Fish Bun ($8.95)
O'Leary's Tiki Bar and Grill
5 Bayfront Drive, Sarasota
As the only waterfront tiki bar in the City of Sarasota, you would think the place would have the decency to serve a capable fish sandwich. Customers, especially the many visitors who largely fuel our economy, deserve something fresh and delicious, plucked straight from the Gulf. Instead, O'Leary's patrons get to enjoy the gorgeous vistas of Sarasota Bay while dining on a cheap species of catfish native to the Mekong River Delta in Vietnam.
The “Galley Sandwiches” section of O'Leary's only offers a single seafood selection. It simply reads: “Fish Bun (fish filet grilled, fried or blackened).” I asked the woman behind the counter – she appeared to be a manager by the way she directed the other workers – which, exactly, kind of fish she she puts on the bun.
The woman stink-eyed me and muttered about it being a fresh, tasty white fish called “basa.” Well, let me tell you about “basa.” It’s a prettier name for Pangasius bocourti, a fish the Vietnamese would sell in the U.S. as catfish until Congress passed a law in 2003 preventing the imported fish from being labeled as such. In the U.K., they call it "Vietnamese river cobbler" or just "river cobbler."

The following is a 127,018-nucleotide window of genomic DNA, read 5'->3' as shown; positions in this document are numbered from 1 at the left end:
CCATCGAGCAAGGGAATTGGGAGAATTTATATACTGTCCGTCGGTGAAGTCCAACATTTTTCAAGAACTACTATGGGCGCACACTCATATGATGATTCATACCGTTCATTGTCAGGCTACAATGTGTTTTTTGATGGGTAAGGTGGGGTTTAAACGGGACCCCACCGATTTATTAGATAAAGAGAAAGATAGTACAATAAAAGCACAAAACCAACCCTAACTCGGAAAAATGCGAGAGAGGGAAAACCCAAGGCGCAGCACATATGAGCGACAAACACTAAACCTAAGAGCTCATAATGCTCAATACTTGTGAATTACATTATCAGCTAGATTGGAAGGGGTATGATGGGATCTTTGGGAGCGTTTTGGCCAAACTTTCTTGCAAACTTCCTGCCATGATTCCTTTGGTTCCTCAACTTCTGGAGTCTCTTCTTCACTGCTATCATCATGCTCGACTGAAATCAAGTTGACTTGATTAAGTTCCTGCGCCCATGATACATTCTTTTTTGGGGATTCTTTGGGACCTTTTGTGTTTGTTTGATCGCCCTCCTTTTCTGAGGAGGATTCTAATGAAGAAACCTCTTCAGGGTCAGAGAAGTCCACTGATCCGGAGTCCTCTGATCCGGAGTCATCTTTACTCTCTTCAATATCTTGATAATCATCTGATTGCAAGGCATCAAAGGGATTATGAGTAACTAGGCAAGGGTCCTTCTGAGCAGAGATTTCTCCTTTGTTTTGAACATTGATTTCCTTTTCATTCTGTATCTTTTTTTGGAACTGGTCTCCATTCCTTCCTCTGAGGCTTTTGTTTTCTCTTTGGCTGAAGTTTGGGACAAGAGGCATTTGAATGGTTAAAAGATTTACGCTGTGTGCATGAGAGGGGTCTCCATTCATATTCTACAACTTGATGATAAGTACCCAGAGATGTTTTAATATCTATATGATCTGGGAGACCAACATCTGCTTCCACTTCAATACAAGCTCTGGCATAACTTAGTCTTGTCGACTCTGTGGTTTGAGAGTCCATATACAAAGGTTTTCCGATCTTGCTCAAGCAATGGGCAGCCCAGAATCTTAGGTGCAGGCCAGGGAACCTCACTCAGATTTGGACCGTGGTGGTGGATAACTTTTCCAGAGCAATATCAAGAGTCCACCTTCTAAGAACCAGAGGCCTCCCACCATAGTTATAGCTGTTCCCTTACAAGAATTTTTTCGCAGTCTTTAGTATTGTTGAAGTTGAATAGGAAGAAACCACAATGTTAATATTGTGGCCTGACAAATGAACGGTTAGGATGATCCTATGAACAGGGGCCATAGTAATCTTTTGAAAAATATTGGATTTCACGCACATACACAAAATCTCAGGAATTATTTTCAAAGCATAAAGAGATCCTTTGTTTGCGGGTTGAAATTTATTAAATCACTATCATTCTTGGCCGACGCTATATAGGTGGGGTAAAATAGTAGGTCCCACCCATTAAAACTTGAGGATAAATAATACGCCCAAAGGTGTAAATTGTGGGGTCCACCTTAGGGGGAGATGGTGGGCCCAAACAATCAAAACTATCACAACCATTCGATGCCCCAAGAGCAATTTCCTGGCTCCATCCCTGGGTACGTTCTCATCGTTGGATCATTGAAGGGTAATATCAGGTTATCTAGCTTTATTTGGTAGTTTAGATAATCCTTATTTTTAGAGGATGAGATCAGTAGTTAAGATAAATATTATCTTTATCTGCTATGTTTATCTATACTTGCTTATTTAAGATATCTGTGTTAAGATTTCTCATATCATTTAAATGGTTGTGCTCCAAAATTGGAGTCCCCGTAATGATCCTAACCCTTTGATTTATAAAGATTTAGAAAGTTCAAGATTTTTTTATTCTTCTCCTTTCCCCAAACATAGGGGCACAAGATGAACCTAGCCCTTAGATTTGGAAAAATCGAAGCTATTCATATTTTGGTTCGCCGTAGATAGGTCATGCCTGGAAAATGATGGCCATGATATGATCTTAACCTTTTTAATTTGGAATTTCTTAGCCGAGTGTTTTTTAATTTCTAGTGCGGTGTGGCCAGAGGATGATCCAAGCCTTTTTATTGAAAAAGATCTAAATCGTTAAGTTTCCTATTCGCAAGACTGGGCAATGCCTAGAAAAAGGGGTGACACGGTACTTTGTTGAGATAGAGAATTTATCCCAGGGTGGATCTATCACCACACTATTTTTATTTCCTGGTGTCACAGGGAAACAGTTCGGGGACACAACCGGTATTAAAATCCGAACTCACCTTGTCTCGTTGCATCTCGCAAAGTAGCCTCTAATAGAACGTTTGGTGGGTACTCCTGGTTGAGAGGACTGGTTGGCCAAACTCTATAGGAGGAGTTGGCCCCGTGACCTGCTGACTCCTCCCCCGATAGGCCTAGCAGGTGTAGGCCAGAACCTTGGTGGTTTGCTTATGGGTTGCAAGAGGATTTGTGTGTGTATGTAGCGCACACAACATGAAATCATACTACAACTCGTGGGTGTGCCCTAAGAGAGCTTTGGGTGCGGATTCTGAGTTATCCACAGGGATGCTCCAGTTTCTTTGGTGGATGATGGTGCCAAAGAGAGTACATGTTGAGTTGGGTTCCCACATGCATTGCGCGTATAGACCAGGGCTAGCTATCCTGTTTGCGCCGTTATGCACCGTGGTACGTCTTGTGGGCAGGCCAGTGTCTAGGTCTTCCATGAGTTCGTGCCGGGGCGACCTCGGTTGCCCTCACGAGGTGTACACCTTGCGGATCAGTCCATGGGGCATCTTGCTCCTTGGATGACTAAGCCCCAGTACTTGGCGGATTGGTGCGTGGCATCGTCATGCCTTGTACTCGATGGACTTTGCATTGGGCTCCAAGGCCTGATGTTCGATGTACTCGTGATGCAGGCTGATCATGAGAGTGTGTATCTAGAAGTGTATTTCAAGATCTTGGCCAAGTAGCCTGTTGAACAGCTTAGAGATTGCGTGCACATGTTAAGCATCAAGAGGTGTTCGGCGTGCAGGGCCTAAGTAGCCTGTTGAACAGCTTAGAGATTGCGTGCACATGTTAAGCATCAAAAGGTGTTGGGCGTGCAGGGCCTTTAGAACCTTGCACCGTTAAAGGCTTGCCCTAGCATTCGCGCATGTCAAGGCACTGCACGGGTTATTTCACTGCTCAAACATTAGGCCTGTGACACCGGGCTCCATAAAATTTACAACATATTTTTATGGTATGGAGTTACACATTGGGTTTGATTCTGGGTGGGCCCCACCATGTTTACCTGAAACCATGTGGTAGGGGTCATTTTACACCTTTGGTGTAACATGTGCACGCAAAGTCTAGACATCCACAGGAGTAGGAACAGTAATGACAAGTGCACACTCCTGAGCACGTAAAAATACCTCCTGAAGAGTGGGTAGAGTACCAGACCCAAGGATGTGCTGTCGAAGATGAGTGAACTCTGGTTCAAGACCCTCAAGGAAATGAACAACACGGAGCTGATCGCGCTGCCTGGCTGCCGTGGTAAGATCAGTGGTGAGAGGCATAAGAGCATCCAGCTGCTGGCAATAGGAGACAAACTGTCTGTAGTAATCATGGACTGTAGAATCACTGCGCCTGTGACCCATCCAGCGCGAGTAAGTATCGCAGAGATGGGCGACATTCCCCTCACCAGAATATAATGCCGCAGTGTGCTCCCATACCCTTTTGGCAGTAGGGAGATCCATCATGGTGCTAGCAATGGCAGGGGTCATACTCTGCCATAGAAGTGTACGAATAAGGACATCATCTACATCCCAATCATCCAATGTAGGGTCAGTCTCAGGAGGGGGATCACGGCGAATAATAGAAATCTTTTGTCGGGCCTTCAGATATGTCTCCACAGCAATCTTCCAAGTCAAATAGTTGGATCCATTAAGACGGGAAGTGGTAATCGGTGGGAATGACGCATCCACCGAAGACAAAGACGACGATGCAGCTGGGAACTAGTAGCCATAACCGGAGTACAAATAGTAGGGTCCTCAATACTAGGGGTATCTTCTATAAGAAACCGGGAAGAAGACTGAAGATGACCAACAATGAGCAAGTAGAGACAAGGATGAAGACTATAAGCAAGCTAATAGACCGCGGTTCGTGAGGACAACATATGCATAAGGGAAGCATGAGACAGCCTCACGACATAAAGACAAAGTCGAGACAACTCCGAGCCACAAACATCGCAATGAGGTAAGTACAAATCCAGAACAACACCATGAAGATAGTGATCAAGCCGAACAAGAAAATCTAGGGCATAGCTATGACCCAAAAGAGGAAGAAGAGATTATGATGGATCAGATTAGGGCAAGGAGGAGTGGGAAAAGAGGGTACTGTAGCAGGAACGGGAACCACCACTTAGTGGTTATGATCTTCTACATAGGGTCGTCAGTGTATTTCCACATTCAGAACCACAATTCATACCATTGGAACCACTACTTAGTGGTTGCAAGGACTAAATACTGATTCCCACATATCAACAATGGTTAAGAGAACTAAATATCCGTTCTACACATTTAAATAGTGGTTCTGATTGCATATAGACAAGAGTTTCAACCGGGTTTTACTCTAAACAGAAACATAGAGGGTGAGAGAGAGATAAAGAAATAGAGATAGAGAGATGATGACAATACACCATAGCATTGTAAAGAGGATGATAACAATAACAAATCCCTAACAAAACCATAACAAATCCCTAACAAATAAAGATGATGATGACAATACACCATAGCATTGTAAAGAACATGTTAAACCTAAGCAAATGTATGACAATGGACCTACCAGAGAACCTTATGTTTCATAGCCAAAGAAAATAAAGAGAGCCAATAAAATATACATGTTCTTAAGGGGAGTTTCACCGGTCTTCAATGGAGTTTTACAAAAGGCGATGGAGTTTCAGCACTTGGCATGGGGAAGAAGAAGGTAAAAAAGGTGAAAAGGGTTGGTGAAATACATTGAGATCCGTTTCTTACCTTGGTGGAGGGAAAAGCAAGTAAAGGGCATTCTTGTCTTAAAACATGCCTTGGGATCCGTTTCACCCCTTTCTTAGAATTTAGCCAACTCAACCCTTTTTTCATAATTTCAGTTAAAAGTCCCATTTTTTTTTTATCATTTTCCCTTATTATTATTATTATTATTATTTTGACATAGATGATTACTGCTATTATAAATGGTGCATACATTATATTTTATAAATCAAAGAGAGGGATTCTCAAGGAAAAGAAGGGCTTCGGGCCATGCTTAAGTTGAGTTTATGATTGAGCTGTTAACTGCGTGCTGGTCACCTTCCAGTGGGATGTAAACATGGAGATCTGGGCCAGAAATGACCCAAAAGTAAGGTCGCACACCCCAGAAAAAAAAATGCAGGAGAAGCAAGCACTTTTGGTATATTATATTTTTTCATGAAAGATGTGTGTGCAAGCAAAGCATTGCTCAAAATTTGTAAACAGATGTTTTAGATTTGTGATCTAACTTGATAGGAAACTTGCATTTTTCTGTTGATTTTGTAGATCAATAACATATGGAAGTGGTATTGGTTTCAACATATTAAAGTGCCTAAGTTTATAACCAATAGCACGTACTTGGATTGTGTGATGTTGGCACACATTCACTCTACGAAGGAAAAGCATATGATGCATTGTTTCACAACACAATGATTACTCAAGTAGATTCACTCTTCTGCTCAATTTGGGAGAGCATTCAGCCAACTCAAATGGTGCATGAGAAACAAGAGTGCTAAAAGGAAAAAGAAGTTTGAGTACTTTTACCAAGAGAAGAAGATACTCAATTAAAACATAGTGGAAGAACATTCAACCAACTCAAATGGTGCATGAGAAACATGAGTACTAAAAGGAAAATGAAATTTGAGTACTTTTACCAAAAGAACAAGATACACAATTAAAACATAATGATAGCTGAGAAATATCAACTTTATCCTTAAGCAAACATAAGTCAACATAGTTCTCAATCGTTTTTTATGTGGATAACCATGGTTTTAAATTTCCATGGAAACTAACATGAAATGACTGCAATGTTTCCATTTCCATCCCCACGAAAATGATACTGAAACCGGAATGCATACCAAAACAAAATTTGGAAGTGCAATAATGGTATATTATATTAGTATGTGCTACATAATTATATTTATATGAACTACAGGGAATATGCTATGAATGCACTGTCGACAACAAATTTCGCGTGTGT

The big, blackened basa filet I had at O'Leary's was mushy and teemed with a nauseating sweetness slightly masked by the hardly potent enough pepper and other seasonings of the pedestrian blackening blend. If you don't want to use fresh fish from the Gulf -- because of price or convenience -- there are much better choices. Cod works, or even cheap old tilapia.
Hungry, I slathered on the store-bought tartar sauce and tried a second bite. No more. Even the curly fires were pretty crummy and, really, how do you screw up curly fries?